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I am fairly new to the Machine Learning field, but I am working on building a multi-task network for a project I am working on. Unfortunately, despite all my best googling and digging through documentation, blogs and research papers, I am so far unable to get my network training on more than a few of the tasks at a time.

For context, the problem entails a set of images of metallic test samples, all taken under standard lighting and at a standard distance. For confidentiality reasons, I cannot share the dataset itself. The goal of the network is to be able to score 3 different surface defects in 3 distinct regions each, a total of 9 outputs, each with an integer rating score from 0 to 5 (6 possible outcomes for each output).

I have been writing the NN in Python using Keras and visualising the metrics and graph with TensorBoard.

The problem is that, as I attempt to train the network, it only (at best) seems to learn for up to 4 of the 9 tasks, even though each image has a rating for each task. To illustrate my point, here are two screenshots of the TensorBoard metrics for one of the more successful training runs along with the graph showing the network structure:

TensorBoard page 1 TensorBoard page 2 TensorBoard Graph

As you can see, the tasks WCP_3T and WCP_5T are training well, but nothing else really is (the high accuracy on the WCP_F task is due to heavily weighted data, and not much else I'm afraid). The plateau in accuracy for each of the other tasks seems to me to be the network quickly finding the rating that is most common for that task, and remaining there. Thus, the varying accuracies for each task is an artifact of the data for that category.

I have tried deepening (and shallowing) the other two main branches (BS and BD), I have experimented with altering learning rate, batch size, optimizer function (currently using Adam) and activation functions (currently using relu for the WCP branch and LeakyReLU for the other two, but I have also tried ordinary relu for them with no benefit). I have altered the number of filters in the various convolutional layers, and I have increased and decreased the dropout on various layers also. Still, nothing I seem to try can bring the network to train on all the tasks.

It is possible that the size of the dataset is a problem, but I only have a small number of images available and I don't think it is possible to get many more. I am currently using a training set of 506 images and a batch size of 32, which only leaves about 170 images for each testing and validation. Data augmentation to provide more images may also be out of the question as that could conceivably alter the scores placed on the different defects, and I would not know how (they were graded by experts, and the data was then passed to me for this task).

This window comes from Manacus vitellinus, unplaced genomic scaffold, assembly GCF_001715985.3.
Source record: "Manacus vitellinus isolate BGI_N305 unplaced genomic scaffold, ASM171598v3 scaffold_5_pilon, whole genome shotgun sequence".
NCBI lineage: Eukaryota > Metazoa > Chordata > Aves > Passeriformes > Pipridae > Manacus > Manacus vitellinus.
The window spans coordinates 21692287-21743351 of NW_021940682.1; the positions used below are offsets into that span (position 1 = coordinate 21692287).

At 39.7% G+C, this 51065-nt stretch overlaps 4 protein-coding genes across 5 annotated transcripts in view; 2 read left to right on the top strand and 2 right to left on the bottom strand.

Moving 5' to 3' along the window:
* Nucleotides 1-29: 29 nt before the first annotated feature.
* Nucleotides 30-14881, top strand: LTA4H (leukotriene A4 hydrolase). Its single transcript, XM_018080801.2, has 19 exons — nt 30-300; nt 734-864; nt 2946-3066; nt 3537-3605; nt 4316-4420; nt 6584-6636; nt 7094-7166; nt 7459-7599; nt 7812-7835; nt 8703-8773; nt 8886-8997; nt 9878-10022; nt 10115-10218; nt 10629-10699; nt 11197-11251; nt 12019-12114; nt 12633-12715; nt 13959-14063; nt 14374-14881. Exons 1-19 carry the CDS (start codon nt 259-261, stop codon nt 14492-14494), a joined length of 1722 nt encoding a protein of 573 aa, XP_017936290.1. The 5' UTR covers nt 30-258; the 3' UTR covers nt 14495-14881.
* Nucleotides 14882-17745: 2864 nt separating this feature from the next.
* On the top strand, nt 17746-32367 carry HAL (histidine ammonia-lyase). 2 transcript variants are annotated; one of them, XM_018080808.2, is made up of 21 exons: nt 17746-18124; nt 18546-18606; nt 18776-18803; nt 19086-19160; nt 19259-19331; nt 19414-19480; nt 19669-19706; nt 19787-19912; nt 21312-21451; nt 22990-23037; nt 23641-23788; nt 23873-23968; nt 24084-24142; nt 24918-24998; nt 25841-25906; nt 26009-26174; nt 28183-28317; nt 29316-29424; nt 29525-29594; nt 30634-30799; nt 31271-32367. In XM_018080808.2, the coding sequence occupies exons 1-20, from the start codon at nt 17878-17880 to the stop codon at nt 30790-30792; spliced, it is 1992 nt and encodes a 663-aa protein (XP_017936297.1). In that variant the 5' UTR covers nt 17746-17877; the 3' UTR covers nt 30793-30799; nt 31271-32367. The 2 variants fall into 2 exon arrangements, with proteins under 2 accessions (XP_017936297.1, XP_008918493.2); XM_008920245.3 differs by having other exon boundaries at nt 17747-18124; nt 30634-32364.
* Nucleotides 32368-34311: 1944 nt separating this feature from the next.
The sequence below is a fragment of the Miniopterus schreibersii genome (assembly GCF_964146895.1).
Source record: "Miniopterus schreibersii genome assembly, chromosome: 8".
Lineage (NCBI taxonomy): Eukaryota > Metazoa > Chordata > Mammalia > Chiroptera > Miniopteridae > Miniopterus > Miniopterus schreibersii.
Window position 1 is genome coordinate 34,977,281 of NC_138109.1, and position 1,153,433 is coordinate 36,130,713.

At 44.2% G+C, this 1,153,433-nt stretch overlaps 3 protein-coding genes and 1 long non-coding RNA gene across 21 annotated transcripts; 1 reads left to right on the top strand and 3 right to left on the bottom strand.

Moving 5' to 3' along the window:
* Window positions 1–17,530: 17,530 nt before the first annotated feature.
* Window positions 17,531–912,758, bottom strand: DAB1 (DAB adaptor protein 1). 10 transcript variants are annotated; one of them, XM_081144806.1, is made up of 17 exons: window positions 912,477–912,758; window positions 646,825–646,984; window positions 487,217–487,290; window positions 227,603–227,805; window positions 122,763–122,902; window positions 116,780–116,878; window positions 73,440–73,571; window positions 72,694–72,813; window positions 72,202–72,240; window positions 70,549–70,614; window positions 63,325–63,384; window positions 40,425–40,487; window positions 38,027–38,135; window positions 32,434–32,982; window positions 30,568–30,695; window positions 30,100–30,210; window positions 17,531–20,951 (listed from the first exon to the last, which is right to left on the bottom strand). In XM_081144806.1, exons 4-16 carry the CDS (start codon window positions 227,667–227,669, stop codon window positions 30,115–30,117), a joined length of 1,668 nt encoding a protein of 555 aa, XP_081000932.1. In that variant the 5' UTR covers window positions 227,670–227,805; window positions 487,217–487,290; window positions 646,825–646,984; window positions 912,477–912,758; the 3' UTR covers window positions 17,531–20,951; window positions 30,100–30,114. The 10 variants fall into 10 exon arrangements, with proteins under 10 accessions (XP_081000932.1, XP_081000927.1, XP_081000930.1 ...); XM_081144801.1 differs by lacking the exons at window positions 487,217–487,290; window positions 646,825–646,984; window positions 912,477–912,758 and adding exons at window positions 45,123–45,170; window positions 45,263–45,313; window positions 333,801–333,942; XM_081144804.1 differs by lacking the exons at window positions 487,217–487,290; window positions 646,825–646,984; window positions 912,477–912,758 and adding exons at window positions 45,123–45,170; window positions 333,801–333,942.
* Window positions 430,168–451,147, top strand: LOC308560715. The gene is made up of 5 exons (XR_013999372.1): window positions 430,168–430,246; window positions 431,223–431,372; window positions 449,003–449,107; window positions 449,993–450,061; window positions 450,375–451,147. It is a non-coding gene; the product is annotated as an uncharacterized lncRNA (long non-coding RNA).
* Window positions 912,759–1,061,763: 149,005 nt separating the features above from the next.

If anyone has had a similar problem before and could suggest something else I could try, or could at least point me towards somewhere that might help to solve my problem, I would be extremely grateful!

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  • $\begingroup$ Here two suggestions: (i) try initializing your network when possible with a pre-trained one. (ii) Start by building a model for each of the tasks (3 tasks, one for each region). You can then try the multitask network hoping some knowledge transfer between the tasks. $\endgroup$ – geompalik Jan 10 '18 at 8:50
  • $\begingroup$ Thanks for the suggestions! Unfortunately I never found a problem similar enough to pre-train with. I was going to try breaking it down to separate tasks before finally working it out (see answer below). $\endgroup$ – THerzog Jan 16 '18 at 4:36
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So, it turns out that my problem had a lot more to do with network structure than anything else. I was trying to share too many lower levels, and then still not leaving enough room for the later branches to learn individual features/locations. In the end, I re-structured my network so that there was only 1-2 shared convolutional layers, then each primary branch shared 1 further convolutional layer before again each branching into 3 sub-branches (one for each output), each with their own convolutional, dense, flatten and then softmax layers. I also possibly had too many filters on each convolutional layer.

This enabled 'training' across each of the 9 outputs, but has left me with some serious overfitting to try to overcome, due to the depth of the network and the small data set. I am currently trialing methods of correcting for this.

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  • $\begingroup$ Can you please share you code for the same? I am trying to learn how to share multiple layers in NN and there seems to be very little documentation. $\endgroup$ – Aditya Feb 5 '18 at 20:06

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